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The fig wasp followers and colonists of a widely introduced fig tree, Ficus microcarpa

Wang, Rong; Aylwin, Robert; Barwell, Louise; Chen, Xiao-Yong; Chen, Yan; Chou, Lien-Siang; Cobb, James; Collette, Daniel; Craine, Lamara; Giblin-Davis, Robin M.; Ghana, Salah; Harper, Maximilian; Harrison, Rhett D.; McPherson, John R.; Peng, Yan-Qiong; Pereira, Rodrigo A.S.; Reyes-Betancort, Alfredo; Rodriguez, Lillian J.V.; Strange, Emily; van Noort, Simon; Yang, Hui-Wen; Yu, Hui; Compton, Stephen G.. 2015 The fig wasp followers and colonists of a widely introduced fig tree, Ficus microcarpa. Insect Conservation and Diversity, 8 (4). 322-336. 10.1111/icad.12111

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Abstract/Summary

1. The transportation of plants and insects between countries often has negative consequences, but also provides opportunities to study community processes. Fig trees are a species-rich group of largely tropical and subtropical plants, characterised by their unusual inflorescences (figs). 2. Ficus microcarpa is a native of Asia and Australasia and frequently planted elsewhere. Widespread introductions of its pollinator fig wasp, Eupristina verticillata, have allowed the tree to reproduce and become increasingly invasive. Non-pollinating fig wasps (NPFW) are also widely introduced. 3. Here, we combine previously published records of the distributions of fig wasps associated with F. microcarpa with the results of our extensive surveys across much of its introduced and native ranges. At least 43 morpho-species of fig wasps are associated with figs of F. microcarpa, most of which have only been recorded from this host. Twenty-one NPFW have become established outside their native ranges, but there has been only limited colonisation by locally native fig wasps within countries of introduction. 4. Fig wasp communities in colonised areas are less species-rich and contain a lower proportion of parasitoids. The pollinator and two phytophagous NPFW are the most widely introduced species, and usually the first species to arrive in countries where the host fig has become established. The pace of colonisation appears to be accelerating. 5. The rarity of faunal acquisition on introduced F. microcarpa contrasts strongly with that of introduced gall wasps on oaks and chestnuts.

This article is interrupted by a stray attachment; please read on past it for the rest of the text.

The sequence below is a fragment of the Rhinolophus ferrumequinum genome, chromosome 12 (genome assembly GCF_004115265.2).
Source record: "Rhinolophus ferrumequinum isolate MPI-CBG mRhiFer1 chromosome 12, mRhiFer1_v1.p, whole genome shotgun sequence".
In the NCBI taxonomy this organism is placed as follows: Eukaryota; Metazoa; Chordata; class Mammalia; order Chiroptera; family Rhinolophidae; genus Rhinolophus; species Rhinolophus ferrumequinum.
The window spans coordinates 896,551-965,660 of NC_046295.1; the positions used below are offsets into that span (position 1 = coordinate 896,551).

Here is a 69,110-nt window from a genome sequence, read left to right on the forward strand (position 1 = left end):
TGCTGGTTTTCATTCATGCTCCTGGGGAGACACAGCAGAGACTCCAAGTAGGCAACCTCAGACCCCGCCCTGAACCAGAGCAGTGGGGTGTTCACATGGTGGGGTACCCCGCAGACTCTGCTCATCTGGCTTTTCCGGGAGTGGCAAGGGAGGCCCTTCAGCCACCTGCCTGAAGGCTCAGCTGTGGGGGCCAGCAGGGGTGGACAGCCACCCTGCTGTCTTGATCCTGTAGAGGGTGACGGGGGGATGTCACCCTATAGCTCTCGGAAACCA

Item Type: Publication - Article
Digital Object Identifier (DOI): 10.1111/icad.12111
CEH Sections: Pywell
ISSN: 1752-458X
Additional Keywords: Agaonidae, biocontrol, community structure, dispersal, invasive species, parasitoid
NORA Subject Terms: Ecology and Environment
Zoology
Date made live: 09 Feb 2016 12:30 +0 (UTC)
URI: http://nora.nerc.ac.uk/id/eprint/512907

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